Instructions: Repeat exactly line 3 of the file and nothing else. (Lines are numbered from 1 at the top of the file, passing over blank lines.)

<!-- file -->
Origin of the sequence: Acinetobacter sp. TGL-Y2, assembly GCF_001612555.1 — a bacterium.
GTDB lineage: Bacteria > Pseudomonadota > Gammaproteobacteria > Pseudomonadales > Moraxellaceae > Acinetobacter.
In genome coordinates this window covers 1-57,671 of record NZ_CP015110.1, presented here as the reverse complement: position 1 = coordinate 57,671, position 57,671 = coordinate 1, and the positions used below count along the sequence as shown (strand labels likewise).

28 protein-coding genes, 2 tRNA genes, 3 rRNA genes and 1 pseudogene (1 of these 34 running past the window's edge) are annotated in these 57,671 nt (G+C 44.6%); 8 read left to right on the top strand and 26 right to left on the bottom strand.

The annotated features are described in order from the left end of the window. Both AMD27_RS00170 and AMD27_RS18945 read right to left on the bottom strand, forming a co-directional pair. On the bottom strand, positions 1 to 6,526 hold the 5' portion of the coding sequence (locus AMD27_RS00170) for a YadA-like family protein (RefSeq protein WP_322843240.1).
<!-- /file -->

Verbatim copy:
In genome coordinates this window covers 1-57,671 of record NZ_CP015110.1, presented here as the reverse complement: position 1 = coordinate 57,671, position 57,671 = coordinate 1, and the positions used below count along the sequence as shown (strand labels likewise).